MetaGame written by Sam Landstrom and narrated by Paul Michael Garcia is a rather interesting take on the gaming book genre including many of the regular good and evil stereotypes one would expect in this category of literature.
There are the main good characters, the group wanting them to fail at their goal (evil characters), along with an all-knowing and mostly non-benevolent artificial intelligence (The OverSoul) who oversees and rules the game while also providing contracts for individuals or families to complete.
Why would someone want to risk their own life playing games within the game? Quite simply, if you accomplish the goal outlined in the task, one receives credits that are used as in game currency. All of a player’s actions are recorded and can be played back for everyone too see, and from this a few heroes begin to bubble up to the top as the cream of the crop. Only these select few are invited to be a part of the metagame; the game within a game.
As with other types of gambling like games, there is often a high stakes room where the high-rollers, or best players, can come to exchange high risk for great rewards. Few are aware these special quests even exist as they are often thought to be of legend. However, such contracts do exist and they are provided by invite only. The book get interesting when our main character is invited to participate in the metagame by the OverSoul. Often the decisions one makes to win at the metagame are at the sacrifice of others or themselves.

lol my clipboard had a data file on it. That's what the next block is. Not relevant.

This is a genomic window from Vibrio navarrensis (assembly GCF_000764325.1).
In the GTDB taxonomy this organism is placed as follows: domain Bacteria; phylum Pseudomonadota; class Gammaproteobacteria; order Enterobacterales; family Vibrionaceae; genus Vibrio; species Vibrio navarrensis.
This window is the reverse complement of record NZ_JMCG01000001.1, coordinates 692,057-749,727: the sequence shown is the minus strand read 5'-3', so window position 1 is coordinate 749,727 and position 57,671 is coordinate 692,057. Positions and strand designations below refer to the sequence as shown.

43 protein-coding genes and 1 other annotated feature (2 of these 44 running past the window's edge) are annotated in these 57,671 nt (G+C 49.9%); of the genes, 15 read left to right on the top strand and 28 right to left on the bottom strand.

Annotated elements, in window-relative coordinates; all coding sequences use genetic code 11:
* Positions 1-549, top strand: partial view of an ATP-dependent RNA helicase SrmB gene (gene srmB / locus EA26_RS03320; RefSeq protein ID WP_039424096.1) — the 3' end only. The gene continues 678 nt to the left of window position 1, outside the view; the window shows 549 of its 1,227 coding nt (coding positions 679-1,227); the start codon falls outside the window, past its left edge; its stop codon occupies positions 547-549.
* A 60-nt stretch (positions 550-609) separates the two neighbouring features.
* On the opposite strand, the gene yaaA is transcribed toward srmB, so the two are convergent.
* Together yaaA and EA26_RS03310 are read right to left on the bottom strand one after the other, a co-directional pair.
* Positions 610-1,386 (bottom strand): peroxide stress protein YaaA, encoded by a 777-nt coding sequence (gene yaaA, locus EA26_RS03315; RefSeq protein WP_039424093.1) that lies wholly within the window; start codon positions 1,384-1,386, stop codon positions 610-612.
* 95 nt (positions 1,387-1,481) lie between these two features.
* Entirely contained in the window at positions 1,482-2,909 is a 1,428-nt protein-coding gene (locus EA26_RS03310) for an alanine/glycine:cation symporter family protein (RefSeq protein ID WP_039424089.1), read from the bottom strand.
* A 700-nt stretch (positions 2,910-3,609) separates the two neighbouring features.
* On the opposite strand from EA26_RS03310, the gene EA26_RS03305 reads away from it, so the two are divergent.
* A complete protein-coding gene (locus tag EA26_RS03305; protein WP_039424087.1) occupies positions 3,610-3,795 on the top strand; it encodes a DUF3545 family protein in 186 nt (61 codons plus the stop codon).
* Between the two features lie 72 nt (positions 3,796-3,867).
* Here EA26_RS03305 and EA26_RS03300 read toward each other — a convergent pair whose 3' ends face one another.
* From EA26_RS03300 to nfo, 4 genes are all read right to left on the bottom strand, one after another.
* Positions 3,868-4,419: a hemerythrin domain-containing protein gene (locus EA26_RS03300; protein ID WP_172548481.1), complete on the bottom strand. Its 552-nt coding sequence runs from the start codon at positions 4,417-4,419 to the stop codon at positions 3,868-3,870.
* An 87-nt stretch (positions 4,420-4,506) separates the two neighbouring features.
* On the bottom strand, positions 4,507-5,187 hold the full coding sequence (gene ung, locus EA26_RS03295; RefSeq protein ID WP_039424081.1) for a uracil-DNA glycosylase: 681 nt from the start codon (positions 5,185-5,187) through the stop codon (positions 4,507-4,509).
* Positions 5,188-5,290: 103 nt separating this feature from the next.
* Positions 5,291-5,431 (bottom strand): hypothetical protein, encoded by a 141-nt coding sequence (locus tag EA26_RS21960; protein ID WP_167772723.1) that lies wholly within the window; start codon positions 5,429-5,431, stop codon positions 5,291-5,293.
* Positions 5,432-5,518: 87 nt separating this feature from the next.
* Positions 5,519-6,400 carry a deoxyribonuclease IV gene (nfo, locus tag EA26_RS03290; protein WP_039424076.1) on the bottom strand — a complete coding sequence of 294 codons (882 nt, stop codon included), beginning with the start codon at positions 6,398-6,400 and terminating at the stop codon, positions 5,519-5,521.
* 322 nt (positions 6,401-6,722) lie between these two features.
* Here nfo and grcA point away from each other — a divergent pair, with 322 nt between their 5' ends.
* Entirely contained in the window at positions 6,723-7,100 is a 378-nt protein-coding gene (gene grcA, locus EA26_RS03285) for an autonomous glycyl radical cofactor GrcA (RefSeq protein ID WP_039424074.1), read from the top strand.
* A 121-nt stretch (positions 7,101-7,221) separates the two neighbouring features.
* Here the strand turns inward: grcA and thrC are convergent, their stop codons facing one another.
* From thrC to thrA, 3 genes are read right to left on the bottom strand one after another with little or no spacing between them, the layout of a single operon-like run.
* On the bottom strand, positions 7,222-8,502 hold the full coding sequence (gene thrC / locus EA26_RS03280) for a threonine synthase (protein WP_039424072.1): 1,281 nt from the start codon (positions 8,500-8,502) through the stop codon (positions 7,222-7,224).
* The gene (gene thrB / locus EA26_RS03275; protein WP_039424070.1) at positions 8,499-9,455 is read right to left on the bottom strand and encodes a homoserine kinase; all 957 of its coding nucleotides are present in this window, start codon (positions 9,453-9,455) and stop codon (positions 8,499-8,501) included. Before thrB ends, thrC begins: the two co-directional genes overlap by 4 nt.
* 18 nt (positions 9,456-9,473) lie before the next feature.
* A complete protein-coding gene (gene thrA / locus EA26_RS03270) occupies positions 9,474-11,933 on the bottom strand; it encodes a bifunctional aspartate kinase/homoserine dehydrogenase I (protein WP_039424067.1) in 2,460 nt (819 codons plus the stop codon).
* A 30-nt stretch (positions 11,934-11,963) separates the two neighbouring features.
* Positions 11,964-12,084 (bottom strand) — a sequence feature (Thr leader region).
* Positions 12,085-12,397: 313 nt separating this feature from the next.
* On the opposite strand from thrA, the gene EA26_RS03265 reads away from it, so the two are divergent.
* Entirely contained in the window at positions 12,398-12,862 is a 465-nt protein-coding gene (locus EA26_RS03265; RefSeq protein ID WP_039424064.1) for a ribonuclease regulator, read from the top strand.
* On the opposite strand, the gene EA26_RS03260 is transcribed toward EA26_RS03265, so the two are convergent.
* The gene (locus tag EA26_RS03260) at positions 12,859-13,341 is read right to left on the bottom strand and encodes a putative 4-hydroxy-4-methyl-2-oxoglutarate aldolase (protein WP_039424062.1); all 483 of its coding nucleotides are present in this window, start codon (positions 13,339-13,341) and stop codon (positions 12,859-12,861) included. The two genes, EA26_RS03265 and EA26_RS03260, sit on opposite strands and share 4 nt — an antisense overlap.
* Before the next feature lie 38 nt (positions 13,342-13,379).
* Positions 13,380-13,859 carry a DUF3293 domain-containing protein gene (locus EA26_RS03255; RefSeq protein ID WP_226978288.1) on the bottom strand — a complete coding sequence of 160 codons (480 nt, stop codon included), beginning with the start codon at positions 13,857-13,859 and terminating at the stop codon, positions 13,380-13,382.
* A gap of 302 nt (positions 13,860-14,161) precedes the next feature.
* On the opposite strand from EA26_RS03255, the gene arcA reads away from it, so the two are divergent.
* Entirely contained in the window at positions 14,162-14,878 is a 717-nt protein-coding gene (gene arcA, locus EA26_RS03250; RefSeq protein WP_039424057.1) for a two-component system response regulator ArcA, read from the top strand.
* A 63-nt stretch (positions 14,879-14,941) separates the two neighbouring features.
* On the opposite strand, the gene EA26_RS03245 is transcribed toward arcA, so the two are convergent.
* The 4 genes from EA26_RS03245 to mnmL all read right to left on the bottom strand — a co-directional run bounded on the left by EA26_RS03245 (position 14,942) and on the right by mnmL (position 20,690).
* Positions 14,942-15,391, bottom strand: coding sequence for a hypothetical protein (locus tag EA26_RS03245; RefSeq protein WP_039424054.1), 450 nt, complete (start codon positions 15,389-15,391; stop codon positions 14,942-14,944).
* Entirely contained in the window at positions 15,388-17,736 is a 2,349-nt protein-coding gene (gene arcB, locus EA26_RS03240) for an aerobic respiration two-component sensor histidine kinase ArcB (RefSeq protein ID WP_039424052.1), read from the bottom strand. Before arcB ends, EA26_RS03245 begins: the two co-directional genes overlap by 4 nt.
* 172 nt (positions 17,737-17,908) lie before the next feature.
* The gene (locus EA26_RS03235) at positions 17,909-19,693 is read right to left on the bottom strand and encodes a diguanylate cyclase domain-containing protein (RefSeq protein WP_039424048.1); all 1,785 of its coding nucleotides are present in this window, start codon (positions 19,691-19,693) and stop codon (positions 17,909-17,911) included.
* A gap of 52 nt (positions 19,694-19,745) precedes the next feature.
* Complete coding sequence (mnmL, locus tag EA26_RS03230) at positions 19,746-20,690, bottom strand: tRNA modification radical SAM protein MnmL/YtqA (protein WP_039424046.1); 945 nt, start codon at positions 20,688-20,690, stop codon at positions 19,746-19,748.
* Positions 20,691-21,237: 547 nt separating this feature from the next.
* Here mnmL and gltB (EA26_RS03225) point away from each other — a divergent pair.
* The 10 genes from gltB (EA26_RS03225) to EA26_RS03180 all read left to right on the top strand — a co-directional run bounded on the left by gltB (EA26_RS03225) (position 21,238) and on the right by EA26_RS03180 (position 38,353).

I picked up the book based on the number of good recommendations, and in general it was entertaining and worth my time listening too. I will say that I found many of the characters to be rather two-dimensional and the world somewhat flat, but this may have been the author’s intention being this was taking place in this game world. I like the use of the various social name tags used by the characters, as it brought back many of the vintage names one may hear from early online MMOs like Ultima Online (UO). I never fully emotionally connected to the characters in the book, but most of them were likable.
The narration of the book by Paul Michael Garcia, a veteran of Audible narration, was what I would have expected from someone who previously recorded nearly one-hundred and fifty books (at the time of this review), some of them best sellers such as Necronomicon, Pines, Wikileaks, and many others. He has narrated books in nearly all the main genres one can think of, and most have received four or five star ratings. From a narration perspective, I could not find any faults or flaws worth pointing out in this review. The narration of the book I think helps where the story itself may be a bit weak. It was professionally produced and Mr. Garcia’s voice is one I look forward to hear more of in future listens.